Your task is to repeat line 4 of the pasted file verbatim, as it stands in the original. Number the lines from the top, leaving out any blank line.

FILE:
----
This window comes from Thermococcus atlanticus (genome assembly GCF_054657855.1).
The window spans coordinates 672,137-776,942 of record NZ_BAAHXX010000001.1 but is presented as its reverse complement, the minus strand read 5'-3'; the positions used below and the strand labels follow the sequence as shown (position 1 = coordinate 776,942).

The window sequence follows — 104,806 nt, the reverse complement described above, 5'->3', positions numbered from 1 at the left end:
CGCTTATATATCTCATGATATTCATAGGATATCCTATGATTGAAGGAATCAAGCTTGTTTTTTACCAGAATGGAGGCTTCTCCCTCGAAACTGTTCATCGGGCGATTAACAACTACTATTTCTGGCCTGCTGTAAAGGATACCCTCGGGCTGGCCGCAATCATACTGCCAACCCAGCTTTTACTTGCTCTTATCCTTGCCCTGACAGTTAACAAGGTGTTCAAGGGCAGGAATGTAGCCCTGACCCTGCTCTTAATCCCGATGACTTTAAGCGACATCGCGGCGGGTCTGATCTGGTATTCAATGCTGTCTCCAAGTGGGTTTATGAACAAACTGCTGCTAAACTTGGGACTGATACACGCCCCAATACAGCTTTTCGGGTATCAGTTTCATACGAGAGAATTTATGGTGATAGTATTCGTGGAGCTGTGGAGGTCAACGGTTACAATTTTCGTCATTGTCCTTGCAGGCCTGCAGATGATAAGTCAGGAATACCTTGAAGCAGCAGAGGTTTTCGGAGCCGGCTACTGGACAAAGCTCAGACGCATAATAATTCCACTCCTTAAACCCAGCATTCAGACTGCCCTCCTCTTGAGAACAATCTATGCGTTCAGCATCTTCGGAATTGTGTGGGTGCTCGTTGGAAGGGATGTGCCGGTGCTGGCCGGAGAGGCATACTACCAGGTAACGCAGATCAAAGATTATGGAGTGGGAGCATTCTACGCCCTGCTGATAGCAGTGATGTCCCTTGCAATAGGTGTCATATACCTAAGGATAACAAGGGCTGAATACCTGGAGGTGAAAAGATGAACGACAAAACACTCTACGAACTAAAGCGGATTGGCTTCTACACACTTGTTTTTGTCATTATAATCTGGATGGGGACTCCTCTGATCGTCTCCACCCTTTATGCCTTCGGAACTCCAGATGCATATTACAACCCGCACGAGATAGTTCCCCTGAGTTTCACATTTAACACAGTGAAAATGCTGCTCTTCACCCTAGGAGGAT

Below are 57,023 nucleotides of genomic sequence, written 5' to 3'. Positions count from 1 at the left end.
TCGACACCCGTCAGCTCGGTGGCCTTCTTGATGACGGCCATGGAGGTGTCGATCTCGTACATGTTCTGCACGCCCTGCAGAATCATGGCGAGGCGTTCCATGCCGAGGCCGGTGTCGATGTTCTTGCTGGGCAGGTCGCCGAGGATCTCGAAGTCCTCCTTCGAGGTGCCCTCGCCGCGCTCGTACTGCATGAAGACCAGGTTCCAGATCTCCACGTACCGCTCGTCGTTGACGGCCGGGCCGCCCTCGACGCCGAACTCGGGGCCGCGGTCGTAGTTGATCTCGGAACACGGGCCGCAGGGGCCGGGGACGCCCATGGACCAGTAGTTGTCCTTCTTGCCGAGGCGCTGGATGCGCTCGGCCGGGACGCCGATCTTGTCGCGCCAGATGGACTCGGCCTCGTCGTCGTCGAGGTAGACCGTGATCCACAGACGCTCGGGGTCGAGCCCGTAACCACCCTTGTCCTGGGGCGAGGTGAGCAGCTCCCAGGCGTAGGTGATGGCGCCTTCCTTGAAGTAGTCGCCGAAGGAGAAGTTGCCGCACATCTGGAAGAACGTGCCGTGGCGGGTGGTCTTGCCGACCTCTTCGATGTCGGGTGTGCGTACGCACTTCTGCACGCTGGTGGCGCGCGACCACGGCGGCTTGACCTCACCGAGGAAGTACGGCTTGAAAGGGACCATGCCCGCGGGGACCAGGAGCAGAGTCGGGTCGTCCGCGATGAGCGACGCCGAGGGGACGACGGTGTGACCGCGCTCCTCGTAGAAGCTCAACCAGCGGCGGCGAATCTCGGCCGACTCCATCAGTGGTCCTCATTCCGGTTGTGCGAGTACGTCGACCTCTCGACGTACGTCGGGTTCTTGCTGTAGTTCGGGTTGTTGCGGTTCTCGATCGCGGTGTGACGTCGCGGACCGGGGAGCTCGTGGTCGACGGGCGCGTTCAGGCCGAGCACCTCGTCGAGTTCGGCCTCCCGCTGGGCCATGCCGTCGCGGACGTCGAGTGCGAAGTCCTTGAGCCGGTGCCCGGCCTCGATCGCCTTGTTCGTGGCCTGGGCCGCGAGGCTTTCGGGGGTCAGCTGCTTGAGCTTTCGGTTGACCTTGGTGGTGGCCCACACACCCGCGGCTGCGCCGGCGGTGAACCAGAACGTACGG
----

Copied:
CGCTTATATATCTCATGATATTCATAGGATATCCTATGATTGAAGGAATCAAGCTTGTTTTTTACCAGAATGGAGGCTTCTCCCTCGAAACTGTTCATCGGGCGATTAACAACTACTATTTCTGGCCTGCTGTAAAGGATACCCTCGGGCTGGCCGCAATCATACTGCCAACCCAGCTTTTACTTGCTCTTATCCTTGCCCTGACAGTTAACAAGGTGTTCAAGGGCAGGAATGTAGCCCTGACCCTGCTCTTAATCCCGATGACTTTAAGCGACATCGCGGCGGGTCTGATCTGGTATTCAATGCTGTCTCCAAGTGGGTTTATGAACAAACTGCTGCTAAACTTGGGACTGATACACGCCCCAATACAGCTTTTCGGGTATCAGTTTCATACGAGAGAATTTATGGTGATAGTATTCGTGGAGCTGTGGAGGTCAACGGTTACAATTTTCGTCATTGTCCTTGCAGGCCTGCAGATGATAAGTCAGGAATACCTTGAAGCAGCAGAGGTTTTCGGAGCCGGCTACTGGACAAAGCTCAGACGCATAATAATTCCACTCCTTAAACCCAGCATTCAGACTGCCCTCCTCTTGAGAACAATCTATGCGTTCAGCATCTTCGGAATTGTGTGGGTGCTCGTTGGAAGGGATGTGCCGGTGCTGGCCGGAGAGGCATACTACCAGGTAACGCAGATCAAAGATTATGGAGTGGGAGCATTCTACGCCCTGCTGATAGCAGTGATGTCCCTTGCAATAGGTGTCATATACCTAAGGATAACAAGGGCTGAATACCTGGAGGTGAAAAGATGAACGACAAAACACTCTACGAACTAAAGCGGATTGGCTTCTACACACTTGTTTTTGTCATTATAATCTGGATGGGGACTCCTCTGATCGTCTCCACCCTTTATGCCTTCGGAACTCCAGATGCATATTACAACCCGCACGAGATAGTTCCCCTGAGTTTCACATTTAACACAGTGAAAATGCTGCTCTTCACCCTAGGAGGAT